Twitter and the mainstream media have become a boring echo-chamber with events being reported and poured over with glee; speculation is rife about who will be the next major figure to fall.
Nobody comes out well and of course we need our media to clean up its act, but we need to remember that the story about MPs expenses came about through illegally obtained information. Journalists have always pushed the boundaries and clearly certain practices and cultures need to be stamped out. Of more pressing concern than phone-hacking is the degree to which the metropolitan police were involved in bribery and corruption. Even more than that is the issue of politicians from all sides courting of the media – acting in the media’s best interests and not ours, the people who voted for them.
The press coverage is simply a mirror image of what has been going on for years, it is in the journalists’ and political commentators best interests to keep pushing this story in order to up their own personal profiles, “look, I got the scoop first” and to be able to offer their expert or informed opinions.
Here’s mine. Murdoch was not the first. Anyone remember the relationship between Maxwell and the Labour party? The Trinity Mirror Group and Associated Newspapers have as much to answer for in terms of bad practice, and the BBC has a case to answer in terms of their relationship with politicians.
I am not going to speculate on David Cameron’s guilt or innocence in this affair, because I believe there is information that is yet to come into the public domain; the way events are moving and political chess figures shifting, it really wouldn’t surprise me to wake up tomorrow to find Tony Blair back in charge. Whatever it is that David Cameron may have done, or not done, whatever he may have known or didn’t know, was it really as bad as Blair and Campbell leading us into an illegal war via lies and media manipulation? A decision that has resulted in thousands of unnecessary deaths of soldiers and civilians and has done little to advance our reputation overseas. There was a much stronger case for Blair to be deposed, than it seems that there is for Cameron.
Right now it feels like we are in the throes of our own personal French Revolution with tweeters casting themselves into the role of tricoteuses. And look what happened after the French slaughtered all those associated with the nobility regardless of guilt in a bloody massacre. Just like with the Russian revolution of 1917, they replaced one form of tyranny with another and their press is now highly regulated and controlled by a rich and powerful elite. Is that really what we want?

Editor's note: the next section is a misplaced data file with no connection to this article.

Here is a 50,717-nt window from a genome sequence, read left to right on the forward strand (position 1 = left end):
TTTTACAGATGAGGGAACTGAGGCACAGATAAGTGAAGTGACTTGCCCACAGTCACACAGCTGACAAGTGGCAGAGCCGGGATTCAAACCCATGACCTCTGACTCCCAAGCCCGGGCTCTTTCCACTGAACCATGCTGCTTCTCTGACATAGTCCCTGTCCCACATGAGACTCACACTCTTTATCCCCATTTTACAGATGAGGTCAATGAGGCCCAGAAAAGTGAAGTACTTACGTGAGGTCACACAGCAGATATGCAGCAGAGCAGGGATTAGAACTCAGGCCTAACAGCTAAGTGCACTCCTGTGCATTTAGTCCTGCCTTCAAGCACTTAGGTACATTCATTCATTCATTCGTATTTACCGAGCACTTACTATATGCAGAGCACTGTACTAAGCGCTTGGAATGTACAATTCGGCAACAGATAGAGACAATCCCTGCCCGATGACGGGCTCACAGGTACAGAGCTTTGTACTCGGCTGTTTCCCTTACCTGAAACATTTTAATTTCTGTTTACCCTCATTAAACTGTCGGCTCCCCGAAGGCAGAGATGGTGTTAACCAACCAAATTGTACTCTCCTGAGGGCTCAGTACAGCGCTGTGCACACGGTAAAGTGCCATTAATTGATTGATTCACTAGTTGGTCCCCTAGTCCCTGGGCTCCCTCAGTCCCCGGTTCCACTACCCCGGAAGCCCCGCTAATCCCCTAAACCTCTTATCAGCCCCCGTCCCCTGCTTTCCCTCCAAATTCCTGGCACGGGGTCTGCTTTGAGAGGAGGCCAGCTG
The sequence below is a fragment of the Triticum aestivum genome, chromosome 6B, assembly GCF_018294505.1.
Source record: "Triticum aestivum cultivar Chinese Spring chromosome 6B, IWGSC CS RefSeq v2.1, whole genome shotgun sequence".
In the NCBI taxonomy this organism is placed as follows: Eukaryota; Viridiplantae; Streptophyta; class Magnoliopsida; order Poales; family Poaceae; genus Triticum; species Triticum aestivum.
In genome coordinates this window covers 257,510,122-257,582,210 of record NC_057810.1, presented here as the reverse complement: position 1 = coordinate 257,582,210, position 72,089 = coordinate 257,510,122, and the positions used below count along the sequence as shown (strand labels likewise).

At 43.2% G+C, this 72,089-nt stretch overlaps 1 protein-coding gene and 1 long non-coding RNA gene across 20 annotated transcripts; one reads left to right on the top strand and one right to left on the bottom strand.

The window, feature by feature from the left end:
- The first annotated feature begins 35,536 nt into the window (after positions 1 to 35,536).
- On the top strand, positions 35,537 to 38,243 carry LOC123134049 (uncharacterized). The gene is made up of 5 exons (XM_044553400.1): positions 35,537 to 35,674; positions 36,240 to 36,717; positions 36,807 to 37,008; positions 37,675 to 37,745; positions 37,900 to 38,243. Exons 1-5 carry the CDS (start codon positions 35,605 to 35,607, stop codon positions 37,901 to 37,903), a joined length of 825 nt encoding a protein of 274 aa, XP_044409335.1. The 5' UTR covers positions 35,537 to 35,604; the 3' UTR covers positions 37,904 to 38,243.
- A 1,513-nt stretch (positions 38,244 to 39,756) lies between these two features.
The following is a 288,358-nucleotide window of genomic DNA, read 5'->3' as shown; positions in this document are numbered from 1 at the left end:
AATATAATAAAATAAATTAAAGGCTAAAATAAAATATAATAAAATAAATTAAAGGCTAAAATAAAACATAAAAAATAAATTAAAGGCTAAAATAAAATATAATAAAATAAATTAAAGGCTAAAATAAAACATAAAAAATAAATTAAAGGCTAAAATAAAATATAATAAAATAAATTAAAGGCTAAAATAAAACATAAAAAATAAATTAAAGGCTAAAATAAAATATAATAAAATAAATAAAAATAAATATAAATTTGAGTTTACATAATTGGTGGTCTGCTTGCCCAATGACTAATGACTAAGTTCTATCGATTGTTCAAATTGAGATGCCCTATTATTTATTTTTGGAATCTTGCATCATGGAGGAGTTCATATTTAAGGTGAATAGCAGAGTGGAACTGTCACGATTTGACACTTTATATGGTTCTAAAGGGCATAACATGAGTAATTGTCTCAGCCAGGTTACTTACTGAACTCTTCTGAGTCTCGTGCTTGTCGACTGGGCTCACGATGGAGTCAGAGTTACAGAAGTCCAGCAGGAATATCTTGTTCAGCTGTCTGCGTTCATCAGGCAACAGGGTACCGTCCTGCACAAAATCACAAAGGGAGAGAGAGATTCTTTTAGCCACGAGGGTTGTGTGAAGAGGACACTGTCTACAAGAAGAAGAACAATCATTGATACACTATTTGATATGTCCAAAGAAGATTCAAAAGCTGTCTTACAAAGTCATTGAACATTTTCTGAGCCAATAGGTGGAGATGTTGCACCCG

In the meantime the European debt crises escalates, the price of gold is at an all time high, Greece is about to default, Italy and Spain are teetering on the brink and the US is two weeks away from running out of money to service its debts, both the dollar and the Euro are looking precariously weak. Is the collapse of the government really in everyone’s best interests in the middle of such financial tumult?
Is Ed Milliband, a man who cannot exercise any effective leadership over the squabbling members of his party the man for the job? If Labour had been able to demonstrate any sort of alternative and any indication that they are in touch with the concerns of the ordinary people in this country, then many would have been open to persuasion. But what is Ed Milliband’s finest hour to date? Being able to spin some half-way decent PR by attacking the PM for a media scandal, which he and his party were every bit as embroiled in as the Conservative Party. The only reason that the Lib Dems have remained untainted is because the media knew they had no chance of a whiff of power and didn’t waste their time.
Bread and circuses. Media folk – stop spinning this and show you are in touch by reporting on stories that are not simply in your own interests. The politicians, media and police work for us, not the other way around.
Still who cares, there’s a lynching to be seen later. I wonder what Rebekah Brooks will be wearing. Best get knitting.